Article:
Collegium clears elevation of High Court CJs, warrant of appointment soon
The Supreme Court will soon get three more judges with its collegium clearing the elevation of three Chief Justices of High Courts: M.Y. Eqbal (Madras), Vikramajit Sen (Karnataka) and V. Gopalagowda (Orissa).
Justice Eqbal (61), who hails from Jharkhand, will have a tenure of a little over three and half years; Justice Sen (62), who hails from Delhi, three years and Justice Gowda (61), who hails from Karnataka, a little over four years.
Law Ministry sources told The Hindu that the recommendations received on Wednesday would be processed and the warrant of appointments notified within a fortnight.
Besides Chief Justice of India Altamas Kabir, who heads the collegium, the Muslim judges in the Supreme Court are Justices Aftab Alam and Ibrahim Kalifulla. Once Justice Eqbal joins the Bench, the highest court of the land will, for the first time, have such a large representation for the community.
After the retirement of Justice Cyriac Joseph in January this year, there was no representation for Christians and Justice Sen will fill this vacancy. Similarly after the retirement of the former CJI, Justice K .G. Balakrishnan, there is no representation for the Scheduled Castes and this slot is yet to be filled.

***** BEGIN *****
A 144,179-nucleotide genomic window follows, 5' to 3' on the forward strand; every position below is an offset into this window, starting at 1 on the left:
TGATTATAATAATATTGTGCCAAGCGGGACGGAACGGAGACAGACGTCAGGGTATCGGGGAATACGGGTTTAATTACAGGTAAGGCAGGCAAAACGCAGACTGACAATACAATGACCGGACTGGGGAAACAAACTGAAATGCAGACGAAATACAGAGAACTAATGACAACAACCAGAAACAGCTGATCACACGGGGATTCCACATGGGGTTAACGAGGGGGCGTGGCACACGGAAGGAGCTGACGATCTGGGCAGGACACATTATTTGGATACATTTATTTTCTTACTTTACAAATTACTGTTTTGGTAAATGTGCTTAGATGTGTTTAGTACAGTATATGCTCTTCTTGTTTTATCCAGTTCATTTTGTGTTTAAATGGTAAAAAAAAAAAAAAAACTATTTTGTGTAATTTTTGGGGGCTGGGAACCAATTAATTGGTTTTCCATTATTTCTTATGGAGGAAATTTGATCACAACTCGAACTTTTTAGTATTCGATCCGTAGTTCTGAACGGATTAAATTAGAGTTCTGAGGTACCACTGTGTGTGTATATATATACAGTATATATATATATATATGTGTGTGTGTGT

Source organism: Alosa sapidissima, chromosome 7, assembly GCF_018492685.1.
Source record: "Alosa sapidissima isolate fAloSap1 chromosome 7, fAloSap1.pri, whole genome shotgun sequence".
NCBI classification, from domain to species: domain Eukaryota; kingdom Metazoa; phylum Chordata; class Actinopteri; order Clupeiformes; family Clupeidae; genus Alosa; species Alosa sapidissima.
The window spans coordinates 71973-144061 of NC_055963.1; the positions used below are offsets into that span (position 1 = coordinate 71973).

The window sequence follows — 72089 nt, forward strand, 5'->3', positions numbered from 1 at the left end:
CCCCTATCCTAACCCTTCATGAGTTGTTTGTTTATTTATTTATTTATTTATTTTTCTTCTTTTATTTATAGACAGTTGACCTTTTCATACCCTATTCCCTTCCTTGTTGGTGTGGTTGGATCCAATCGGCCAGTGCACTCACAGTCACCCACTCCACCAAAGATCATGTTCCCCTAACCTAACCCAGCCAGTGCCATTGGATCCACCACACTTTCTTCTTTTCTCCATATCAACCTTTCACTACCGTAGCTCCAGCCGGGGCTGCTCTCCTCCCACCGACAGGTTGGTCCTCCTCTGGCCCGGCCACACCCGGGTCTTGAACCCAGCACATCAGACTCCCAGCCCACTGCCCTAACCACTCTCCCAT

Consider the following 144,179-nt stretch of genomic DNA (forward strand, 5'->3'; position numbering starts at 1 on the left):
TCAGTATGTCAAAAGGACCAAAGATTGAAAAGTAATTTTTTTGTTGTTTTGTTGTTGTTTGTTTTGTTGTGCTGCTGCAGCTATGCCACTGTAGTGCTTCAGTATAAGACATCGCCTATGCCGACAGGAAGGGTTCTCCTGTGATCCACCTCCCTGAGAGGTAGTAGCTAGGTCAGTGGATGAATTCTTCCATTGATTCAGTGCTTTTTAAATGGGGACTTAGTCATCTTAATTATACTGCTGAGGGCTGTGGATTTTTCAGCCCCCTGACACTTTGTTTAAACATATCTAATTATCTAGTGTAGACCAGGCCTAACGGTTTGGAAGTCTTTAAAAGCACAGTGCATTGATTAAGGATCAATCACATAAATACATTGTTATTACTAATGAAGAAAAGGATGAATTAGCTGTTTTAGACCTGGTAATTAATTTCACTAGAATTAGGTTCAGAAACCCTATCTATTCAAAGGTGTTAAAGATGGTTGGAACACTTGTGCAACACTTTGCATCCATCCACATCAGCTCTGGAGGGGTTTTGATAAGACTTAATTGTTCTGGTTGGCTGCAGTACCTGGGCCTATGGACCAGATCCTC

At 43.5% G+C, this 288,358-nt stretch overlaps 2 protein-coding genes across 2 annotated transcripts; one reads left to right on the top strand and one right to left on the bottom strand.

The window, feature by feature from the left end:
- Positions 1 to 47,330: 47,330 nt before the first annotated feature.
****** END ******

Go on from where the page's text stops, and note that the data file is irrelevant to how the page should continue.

At present, the Supreme Court has three judges each from the Delhi and Patna High Courts; two each from the Bombay, Rajasthan, Punjab and Haryana, Madras and Orissa High Courts and one each from the Calcutta, Gauhati, Gujarat, Allahabad, Andhra Pradesh, Kerala, Karnataka, Jammu and Kashmir and Jharkhand High Courts. Though the Punjab and Haryana High Court has been represented, there is no representation for the State of Haryana as such and a bigger High Court like Allahabad has only one representation.
With the elevation of three judges, the strength of the Supreme Court will go up to 28 as against the sanctioned number of 31. Appointments are not made on the basis of seniority or regional considerations, yet, as per convention, every State is represented by at least one judge at any point of time in the Supreme Court.